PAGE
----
Me: Hi, I’m trying to find this item. 

Gunther: (tapping away at this computer) Yes, that’s the correct number. 

Me: I know that. I’m practically German. I’m very precise. What I want to know is where do I find it, where do I pay for it, and how do I get out of here? 

Gunther: Oh, you have to go to the blah blah room to collect it. 

Me: And where’s that?

Gunther: Just walk through this department and the next department and the next department, and you’ll be there. 

Me: (sigh)

So I carried on walking, and eventually made it to the pick-up hall. I lugged the wardrobe down off the shelf and hauled it over to the self-service checkout. I scanned it, swiped my card and got beeped at.

AN ASSISTANT WILL BE WITH YOU SHORTLY.

Crap. Gunther the Second trotted over and explained that the machine didn’t accept foreign bank cards. I left my stuff with him and ran over to the ATM. Naturally, it was one of those ones that charges you around a fiver for every withdrawal. I walked back to where Gunther the Second was guarding my purchase. He then informed me that these checkouts didn’t take cash, so I’d have to queue up at the normal checkouts.

GRRR.

With steam coming out my ears, I joined a queue behind people who were buying enough furniture to fill Buckingham Palace. Luckily the cashier was friendly or I might have beaten her to death with the wardrobe poles.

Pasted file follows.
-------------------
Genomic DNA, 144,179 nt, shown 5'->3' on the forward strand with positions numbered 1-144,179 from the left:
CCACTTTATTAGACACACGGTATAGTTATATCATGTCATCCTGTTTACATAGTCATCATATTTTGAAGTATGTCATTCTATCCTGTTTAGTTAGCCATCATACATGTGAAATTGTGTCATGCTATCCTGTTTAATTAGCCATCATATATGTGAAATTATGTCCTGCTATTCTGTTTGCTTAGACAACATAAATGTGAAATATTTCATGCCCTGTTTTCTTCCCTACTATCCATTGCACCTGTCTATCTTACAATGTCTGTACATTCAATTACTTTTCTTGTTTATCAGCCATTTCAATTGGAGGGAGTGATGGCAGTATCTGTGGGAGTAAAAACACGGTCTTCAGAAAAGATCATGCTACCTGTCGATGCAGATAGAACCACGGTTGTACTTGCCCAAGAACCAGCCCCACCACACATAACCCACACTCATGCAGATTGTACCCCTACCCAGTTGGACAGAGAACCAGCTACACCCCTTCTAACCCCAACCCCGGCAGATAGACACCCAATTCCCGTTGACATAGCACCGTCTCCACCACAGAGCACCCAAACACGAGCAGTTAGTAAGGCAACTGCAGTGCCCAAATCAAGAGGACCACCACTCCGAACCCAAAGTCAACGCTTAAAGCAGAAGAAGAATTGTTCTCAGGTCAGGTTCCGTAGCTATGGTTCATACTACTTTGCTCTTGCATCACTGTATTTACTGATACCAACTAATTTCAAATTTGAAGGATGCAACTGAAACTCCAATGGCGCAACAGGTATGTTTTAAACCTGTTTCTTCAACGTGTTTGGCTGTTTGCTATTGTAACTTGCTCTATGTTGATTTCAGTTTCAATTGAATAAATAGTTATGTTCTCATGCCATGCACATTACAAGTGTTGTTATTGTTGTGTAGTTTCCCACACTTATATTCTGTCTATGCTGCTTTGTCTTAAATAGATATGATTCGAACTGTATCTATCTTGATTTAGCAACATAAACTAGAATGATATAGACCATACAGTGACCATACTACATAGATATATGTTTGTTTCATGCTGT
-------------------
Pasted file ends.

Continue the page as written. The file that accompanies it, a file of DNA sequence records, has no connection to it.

It might look small and innocent but...
It might look small and innocent but…

I finally made it out of the store, where I stopped for a little rest on a bench. Then it was time to heft my awkward, 10kg package onto various forms of public transport. By the time I made it home, I hated IKEA, Sweden, the person who invented IKEA, people with cars, and furniture in general. Poor Bjorn, who has the misfortune of being Swedish, got his first taste of Irish temper as I ranted about what sort of a sadistic Swedish mind could come up with this store concept.

Come to think of it, Tiger, the Danish chain, employs the same concept – namely that you can’t just walk in and walk out again. You have to walk around every aisle in the shop before you can leave. Are Scandinavians notoriously tight, or something? Is trapping them in shops the only way to get them to part with their hard-earned cash?

Whatever it is, it will be a cold day in hell before I put myself through the IKEA challenge again.